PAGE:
As news of vaccines and herd immunity continues to gain speed in reality, it could be safe to say that our lives may be returning to "normal" at some point in 2021. That being said, many people are experiencing an increase in distress and anxiety about this, more so than feeling reassured or relieved. The looming uncertainty of when "back to normal" will be, and what that will look like, are leading some individuals to worry more frequently, and to experience the negative emotions and behaviors that accompany these thoughts about the future.
For example, some may be worrying about having to commute back into the office, and about being around other people on the bus/train/subway, not knowing if others have had the vaccine. Others are concerned that they have gotten used to living a more solitary lifestyle during the past year, and about how exhausting it will be to go back to life outside the house. In addition, many have gotten used to having their spouse working from home all the time, and feel distressed about what they will do without that support moving forward.
Anxiety about post-pandemic life, and going back to "normal," is a real thing felt by many. So for anyone who is feeling increased anxiety stemming from worries about what the future will look like, now might be a good time to prepare some strategies to foster a less stressful transition when the time comes. Instead of spending time stressing, try the R.E.S.T. technique. R.E.S.T. stands for Relax, Evaluate, Set an intention, and Take action, and is an evidence-based strategy for distress tolerance.
The first step is to pause and take a deep breath. Put some space between your thought and your next action, to prevent you from doing something impulsive. Use your five senses to ground yourself, a breathing exercise, or try a positive visualization. Relaxation helps the brain release calming chemicals versus ones that will increase our experience of distress.
Once your body and mind feel calm, ask yourself, what is happening in this situation? What are the facts? Remind yourself that you do not have to figure everything out right now, you just want to get a sense of what is going on. For example, “Okay, I'm feeling anxious, what is happening? I was just thinking about when they will make us go back into the office for work.” Observe what is happening for you physically, emotionally, and mentally. Ask yourself a few questions like, “How do I feel?” “What’s going on right now?” “Is anyone in danger?”
Set an Intention:
Next, it is time to set an intention and do something. First, come up with a plan for what you will do in the moment. What do you need to do right now? Do you need to self-soothe, or do you need to initiate more advanced problem-solving skills to help figure out your next steps? For example, Is there a way to incorporate what worked for you during pandemic times to post-pandemic times? What habits do you want to incorporate and/or what requests do you need to make in order to live the life you want? If you decide that you want to work from home more, plan to draft an email to your boss.
Proceed with your plan. Send the email you drafted to your boss, talk to your spouse about how he or she could spend more time at home, join the online movie review group to help take a step back into being social. The key is to proceed as mindfully as possible.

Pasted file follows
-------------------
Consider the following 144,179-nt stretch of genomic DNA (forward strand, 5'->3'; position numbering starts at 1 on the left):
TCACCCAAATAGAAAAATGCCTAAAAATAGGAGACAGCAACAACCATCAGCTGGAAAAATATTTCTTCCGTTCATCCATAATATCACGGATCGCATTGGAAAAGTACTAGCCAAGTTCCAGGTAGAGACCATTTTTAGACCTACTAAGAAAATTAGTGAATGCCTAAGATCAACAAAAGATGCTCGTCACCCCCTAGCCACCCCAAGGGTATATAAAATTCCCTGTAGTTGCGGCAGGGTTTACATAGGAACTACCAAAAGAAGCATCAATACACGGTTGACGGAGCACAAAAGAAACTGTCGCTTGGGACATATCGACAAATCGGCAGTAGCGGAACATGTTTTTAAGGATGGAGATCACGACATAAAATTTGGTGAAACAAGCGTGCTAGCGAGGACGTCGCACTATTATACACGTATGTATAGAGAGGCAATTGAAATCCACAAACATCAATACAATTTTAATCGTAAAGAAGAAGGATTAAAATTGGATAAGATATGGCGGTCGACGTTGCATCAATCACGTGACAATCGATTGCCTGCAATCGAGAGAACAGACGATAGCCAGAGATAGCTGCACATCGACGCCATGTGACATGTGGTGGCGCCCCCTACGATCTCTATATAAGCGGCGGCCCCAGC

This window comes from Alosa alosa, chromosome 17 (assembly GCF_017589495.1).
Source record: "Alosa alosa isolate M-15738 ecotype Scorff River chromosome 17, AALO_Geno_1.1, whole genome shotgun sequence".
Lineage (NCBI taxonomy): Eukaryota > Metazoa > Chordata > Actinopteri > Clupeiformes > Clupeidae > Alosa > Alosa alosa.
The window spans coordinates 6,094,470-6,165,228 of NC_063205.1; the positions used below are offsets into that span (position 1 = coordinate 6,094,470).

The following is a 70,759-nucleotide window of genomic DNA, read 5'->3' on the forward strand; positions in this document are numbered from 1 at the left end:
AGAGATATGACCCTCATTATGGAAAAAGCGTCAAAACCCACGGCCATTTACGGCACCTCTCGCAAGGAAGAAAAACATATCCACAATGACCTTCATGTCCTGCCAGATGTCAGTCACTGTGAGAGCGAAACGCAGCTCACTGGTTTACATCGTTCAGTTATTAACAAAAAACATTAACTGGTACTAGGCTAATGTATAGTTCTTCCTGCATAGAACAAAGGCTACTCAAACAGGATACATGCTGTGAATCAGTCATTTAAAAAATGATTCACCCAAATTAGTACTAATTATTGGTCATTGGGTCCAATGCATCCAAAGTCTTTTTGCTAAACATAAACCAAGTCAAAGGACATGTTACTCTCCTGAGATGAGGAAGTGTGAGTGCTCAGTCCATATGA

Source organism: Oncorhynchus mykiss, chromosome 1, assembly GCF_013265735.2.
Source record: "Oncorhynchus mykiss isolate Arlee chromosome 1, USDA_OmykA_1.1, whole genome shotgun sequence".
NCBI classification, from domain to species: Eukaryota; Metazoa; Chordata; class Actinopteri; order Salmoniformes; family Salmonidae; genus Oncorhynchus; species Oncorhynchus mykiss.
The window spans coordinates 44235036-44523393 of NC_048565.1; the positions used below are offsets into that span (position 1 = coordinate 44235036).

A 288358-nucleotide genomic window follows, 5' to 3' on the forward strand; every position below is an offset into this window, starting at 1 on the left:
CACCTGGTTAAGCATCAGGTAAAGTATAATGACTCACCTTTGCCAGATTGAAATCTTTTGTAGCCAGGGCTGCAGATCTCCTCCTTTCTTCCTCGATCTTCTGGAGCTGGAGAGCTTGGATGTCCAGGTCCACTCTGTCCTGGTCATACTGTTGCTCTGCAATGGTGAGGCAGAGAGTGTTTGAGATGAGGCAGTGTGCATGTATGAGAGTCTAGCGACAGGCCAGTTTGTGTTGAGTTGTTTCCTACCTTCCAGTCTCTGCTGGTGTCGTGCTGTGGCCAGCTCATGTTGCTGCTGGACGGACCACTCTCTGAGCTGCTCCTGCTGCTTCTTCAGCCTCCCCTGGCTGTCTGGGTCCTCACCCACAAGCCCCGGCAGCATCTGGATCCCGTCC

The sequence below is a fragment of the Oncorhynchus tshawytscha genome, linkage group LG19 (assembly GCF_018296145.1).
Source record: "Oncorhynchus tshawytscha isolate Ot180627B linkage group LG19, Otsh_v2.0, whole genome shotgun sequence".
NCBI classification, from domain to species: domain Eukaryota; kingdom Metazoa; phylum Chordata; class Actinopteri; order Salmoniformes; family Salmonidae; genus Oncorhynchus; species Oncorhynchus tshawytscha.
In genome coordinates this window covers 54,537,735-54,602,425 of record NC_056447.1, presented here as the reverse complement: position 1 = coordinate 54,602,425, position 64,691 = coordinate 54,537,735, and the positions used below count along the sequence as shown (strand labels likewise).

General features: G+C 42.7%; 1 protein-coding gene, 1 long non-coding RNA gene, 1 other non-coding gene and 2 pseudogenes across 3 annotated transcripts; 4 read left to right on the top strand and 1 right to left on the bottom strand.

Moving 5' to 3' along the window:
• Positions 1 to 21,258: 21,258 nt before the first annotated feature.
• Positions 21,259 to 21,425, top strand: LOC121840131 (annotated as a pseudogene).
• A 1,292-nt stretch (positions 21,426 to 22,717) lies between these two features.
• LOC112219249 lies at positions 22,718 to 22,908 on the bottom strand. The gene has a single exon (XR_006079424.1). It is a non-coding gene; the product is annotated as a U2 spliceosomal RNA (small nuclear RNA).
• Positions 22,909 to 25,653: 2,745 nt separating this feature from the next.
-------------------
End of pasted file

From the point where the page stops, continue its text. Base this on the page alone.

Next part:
In sum, as we continue to survive through a global pandemic, anxiety about the future and what our post-pandemic lives will look like is real. Use the R.E.S.T. strategy anywhere, any time, to help yourself better tolerate distress, manage anxiety, and come up with a plan to set yourself up for success. It might seem like a lot to do at first, but with practice, these steps could be completed in a short amount of time and could become your new go-to coping skill for distress tolerance during pandemic times and after.
Dr. Elizabeth Palumbo, is a Licensed Clinical Psychologist at Lukin Center for Psychotherapy who specializes in teaching people the skills they need to live their best lives, through a Cognitive-Behavioral, humanistic and solution-focused approach. She is focused on treating children, adolescents, and adults presenting with anxiety, depression, autism spectrum disorder, and trauma-related issues. She specializes in children and adolescents, women's issues, and trauma.
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Konstantin Lukin, Ph.D., is a licensed clinical psychologist in Ridgewood, Hoboken, Montclair, Jersey City and Englewood. He has extensive clinical and research experience spanning individuals of all ages, in both inpatient and outpatient settings. He specializes in men’s issues, couple’s counseling, and relationship problems. His therapeutic approach focuses on providing support and practical feedback to help patients effectively address personal challenges. He integrates complementary modalities and techniques to offer a personalized approach tailored to each patient. He has been trained in cognitive-behavioral, dialectical behavior, schema-focused, and emotionally focused therapy, and has also been involved with research projects throughout his career, including two National Institute of Mental Health-funded studies. He is a member of the Association for Behavioral and Cognitive Therapies, New Jersey Psychological Association, Northeast Counties Association of Psychologists, New York State Psychological Association, The International Centre for Excellence in Emotionally Focused Therapy, The New York Center for Emotionally Focused Therapy, the International OCD Foundation, the Association for Contextual Behavioral Science (ACSB) and a regular contributor to Psychology Today.